Winter 2013 Q3B

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Nadine Schenker 3E
Posts: 7
Joined: Wed Sep 21, 2016 2:58 pm

Winter 2013 Q3B

Postby Nadine Schenker 3E » Fri Mar 17, 2017 8:01 pm

In this problem you are asked to calculate Ecell, so you use Ecell = Ecathode - Eanode. E of the anode is given as -1.33V, so I don't understand why you make it positive, and then subtract it from the Ecathode. Can someone explain?

Fengting Liang 1F
Posts: 23
Joined: Sat Jul 09, 2016 3:00 am

Re: Winter 2013 Q3B

Postby Fengting Liang 1F » Fri Mar 17, 2017 8:54 pm

Ecell = Ecathode - Eanode is the equation you use when Ecathode and Eanode are both given as reduction potentials (meaning when both reactions are written as reduction reactions with the elections on the reactant side). However, since the second equation 2Cr3+ (aq) + 7H2O (l) --> Cr2O7 2- (aq) +14H+ (aq) +6e- , is flipped to be the oxidation reaction, they also flipped the sign of the reduction potential. So the reduction potential for the second equation, when written as > Cr2O7 2- (aq) +14H+ (aq) +6e- --> 2Cr3+ (aq) + 7H2O (l) , is positive 1.33V. Therefore Ecell = Ecathode - Eanode is 1.64-1.33=0.31V.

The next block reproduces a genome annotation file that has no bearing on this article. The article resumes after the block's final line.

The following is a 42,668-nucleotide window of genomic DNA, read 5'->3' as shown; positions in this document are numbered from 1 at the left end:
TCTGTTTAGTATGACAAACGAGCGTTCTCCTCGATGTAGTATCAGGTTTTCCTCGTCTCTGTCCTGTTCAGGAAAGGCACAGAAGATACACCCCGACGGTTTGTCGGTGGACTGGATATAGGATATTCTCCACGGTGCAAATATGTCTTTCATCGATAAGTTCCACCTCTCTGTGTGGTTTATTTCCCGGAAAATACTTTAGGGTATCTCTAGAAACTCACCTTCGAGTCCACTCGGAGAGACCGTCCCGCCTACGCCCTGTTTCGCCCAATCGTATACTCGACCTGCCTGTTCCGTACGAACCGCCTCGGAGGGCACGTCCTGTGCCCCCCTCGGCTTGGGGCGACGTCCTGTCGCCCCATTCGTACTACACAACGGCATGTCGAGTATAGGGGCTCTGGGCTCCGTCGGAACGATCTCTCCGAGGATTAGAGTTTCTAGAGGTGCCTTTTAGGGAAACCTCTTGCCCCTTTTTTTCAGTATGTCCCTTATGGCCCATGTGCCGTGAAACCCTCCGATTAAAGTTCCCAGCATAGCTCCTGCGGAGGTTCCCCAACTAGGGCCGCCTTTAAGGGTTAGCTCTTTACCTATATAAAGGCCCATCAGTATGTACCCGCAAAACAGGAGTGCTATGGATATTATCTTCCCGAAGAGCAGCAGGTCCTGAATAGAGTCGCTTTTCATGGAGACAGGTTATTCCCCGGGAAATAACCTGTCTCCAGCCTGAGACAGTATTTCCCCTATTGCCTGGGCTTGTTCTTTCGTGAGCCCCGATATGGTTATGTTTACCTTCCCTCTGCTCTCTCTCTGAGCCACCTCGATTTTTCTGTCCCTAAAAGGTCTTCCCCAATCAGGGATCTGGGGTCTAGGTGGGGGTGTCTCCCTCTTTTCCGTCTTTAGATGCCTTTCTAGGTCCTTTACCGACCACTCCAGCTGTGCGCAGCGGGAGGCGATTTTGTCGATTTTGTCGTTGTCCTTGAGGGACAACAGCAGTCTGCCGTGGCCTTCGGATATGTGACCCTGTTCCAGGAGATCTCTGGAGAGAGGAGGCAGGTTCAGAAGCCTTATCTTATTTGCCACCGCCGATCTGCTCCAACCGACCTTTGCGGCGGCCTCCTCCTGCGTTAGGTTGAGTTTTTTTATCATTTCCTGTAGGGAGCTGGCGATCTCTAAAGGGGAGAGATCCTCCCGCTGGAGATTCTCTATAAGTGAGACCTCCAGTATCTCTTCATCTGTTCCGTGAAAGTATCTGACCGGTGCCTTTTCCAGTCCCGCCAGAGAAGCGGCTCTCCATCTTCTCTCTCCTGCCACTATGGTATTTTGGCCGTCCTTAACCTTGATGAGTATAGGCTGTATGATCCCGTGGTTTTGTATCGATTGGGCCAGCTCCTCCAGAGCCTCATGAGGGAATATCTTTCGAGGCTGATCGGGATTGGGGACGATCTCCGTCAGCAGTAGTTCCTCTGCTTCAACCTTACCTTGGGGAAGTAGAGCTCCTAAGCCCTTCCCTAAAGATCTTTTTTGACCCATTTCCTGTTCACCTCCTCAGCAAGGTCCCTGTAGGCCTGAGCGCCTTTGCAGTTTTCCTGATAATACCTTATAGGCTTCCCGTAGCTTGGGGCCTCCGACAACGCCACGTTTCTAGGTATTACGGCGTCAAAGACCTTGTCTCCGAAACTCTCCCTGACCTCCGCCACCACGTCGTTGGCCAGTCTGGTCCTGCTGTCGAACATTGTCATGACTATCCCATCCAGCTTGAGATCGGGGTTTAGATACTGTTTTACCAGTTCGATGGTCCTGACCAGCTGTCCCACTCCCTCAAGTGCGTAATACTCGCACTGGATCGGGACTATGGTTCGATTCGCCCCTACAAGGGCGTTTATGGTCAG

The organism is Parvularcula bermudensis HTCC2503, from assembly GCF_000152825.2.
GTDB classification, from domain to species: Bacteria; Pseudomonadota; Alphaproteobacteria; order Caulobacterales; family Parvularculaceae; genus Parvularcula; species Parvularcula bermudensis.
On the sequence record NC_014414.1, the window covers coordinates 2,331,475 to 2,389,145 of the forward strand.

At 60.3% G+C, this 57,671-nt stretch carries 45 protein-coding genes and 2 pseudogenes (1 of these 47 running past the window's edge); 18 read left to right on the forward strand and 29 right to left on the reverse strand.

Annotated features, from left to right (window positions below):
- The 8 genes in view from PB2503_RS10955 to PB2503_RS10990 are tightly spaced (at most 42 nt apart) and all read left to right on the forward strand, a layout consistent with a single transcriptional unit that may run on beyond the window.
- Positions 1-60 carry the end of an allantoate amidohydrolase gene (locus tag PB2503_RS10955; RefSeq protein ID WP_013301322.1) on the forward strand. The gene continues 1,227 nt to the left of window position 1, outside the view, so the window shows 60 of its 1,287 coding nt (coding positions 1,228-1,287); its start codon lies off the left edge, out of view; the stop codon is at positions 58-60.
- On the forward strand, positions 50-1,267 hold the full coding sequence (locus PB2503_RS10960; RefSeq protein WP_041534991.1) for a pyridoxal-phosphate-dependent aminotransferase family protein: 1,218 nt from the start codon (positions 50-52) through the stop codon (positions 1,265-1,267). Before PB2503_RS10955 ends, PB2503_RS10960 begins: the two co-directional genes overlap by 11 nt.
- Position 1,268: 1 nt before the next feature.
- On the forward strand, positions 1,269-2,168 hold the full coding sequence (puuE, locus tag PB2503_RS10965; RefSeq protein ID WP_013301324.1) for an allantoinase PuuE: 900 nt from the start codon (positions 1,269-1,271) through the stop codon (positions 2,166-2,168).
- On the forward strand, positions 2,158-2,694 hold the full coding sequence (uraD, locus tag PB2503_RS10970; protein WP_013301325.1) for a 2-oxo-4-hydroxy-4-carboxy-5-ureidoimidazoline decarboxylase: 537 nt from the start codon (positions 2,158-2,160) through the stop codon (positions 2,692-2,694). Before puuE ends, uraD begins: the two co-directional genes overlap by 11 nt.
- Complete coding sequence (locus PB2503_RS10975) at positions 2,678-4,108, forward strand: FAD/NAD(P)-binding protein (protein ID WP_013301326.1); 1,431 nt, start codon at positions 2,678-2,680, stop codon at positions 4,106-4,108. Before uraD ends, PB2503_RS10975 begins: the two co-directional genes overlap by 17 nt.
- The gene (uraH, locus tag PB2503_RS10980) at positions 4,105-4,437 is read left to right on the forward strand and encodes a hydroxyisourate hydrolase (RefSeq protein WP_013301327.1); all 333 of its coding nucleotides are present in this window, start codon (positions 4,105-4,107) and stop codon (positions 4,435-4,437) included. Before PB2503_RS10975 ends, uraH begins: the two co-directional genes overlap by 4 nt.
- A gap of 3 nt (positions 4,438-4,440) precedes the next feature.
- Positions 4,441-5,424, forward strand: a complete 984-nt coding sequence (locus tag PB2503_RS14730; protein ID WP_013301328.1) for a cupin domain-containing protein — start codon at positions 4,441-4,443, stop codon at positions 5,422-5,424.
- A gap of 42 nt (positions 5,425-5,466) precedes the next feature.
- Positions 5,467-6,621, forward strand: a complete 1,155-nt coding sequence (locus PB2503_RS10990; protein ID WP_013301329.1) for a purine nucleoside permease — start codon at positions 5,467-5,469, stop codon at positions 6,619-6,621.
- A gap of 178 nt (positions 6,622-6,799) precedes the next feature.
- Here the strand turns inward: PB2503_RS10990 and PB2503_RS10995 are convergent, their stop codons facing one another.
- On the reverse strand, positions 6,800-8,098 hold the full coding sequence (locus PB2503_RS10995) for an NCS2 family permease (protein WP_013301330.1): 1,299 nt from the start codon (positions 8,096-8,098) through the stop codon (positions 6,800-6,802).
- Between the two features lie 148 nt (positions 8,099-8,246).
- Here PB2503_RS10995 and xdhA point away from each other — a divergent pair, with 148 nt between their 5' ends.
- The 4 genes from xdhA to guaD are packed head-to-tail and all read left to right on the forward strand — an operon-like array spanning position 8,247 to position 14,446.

Cayla_Brooks_1I
Posts: 10
Joined: Mon Jan 26, 2015 2:17 pm

Re: Winter 2013 Q3B

Postby Cayla_Brooks_1I » Sun Mar 19, 2017 2:07 pm

I do not understand how to determine which is the anode and which is the cathode if both of the reactions appear to be being oxidized.


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